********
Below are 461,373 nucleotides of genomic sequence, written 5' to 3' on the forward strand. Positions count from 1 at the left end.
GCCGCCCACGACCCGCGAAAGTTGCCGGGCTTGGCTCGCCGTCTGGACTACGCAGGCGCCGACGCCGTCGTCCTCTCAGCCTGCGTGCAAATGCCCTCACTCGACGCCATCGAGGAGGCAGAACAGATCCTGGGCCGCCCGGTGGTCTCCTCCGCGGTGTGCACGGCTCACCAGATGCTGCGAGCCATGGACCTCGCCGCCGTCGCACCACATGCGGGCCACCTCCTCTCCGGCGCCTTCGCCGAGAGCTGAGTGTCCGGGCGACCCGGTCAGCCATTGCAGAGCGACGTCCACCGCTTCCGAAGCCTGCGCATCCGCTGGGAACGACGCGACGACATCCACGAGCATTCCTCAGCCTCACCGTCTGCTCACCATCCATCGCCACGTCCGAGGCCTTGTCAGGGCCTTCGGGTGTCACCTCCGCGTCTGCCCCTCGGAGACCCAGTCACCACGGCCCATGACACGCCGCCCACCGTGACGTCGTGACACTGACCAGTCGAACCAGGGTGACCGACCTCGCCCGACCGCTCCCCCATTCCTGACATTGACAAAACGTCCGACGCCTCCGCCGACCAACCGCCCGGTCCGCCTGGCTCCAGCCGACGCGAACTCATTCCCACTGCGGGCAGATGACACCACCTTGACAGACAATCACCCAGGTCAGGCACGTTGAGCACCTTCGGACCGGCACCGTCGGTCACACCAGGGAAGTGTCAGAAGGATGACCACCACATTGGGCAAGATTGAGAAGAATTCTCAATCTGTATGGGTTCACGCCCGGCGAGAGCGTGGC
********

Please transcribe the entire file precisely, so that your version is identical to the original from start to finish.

Below are 461,373 nucleotides of genomic sequence, written 5' to 3' on the forward strand. Positions count from 1 at the left end.
GCCGCCCACGACCCGCGAAAGTTGCCGGGCTTGGCTCGCCGTCTGGACTACGCAGGCGCCGACGCCGTCGTCCTCTCAGCCTGCGTGCAAATGCCCTCACTCGACGCCATCGAGGAGGCAGAACAGATCCTGGGCCGCCCGGTGGTCTCCTCCGCGGTGTGCACGGCTCACCAGATGCTGCGAGCCATGGACCTCGCCGCCGTCGCACCACATGCGGGCCACCTCCTCTCCGGCGCCTTCGCCGAGAGCTGAGTGTCCGGGCGACCCGGTCAGCCATTGCAGAGCGACGTCCACCGCTTCCGAAGCCTGCGCATCCGCTGGGAACGACGCGACGACATCCACGAGCATTCCTCAGCCTCACCGTCTGCTCACCATCCATCGCCACGTCCGAGGCCTTGTCAGGGCCTTCGGGTGTCACCTCCGCGTCTGCCCCTCGGAGACCCAGTCACCACGGCCCATGACACGCCGCCCACCGTGACGTCGTGACACTGACCAGTCGAACCAGGGTGACCGACCTCGCCCGACCGCTCCCCCATTCCTGACATTGACAAAACGTCCGACGCCTCCGCCGACCAACCGCCCGGTCCGCCTGGCTCCAGCCGACGCGAACTCATTCCCACTGCGGGCAGATGACACCACCTTGACAGACAATCACCCAGGTCAGGCACGTTGAGCACCTTCGGACCGGCACCGTCGGTCACACCAGGGAAGTGTCAGAAGGATGACCACCACATTGGGCAAGATTGAGAAGAATTCTCAATCTGTATGGGTTCACGCCCGGCGAGAGCGTGGC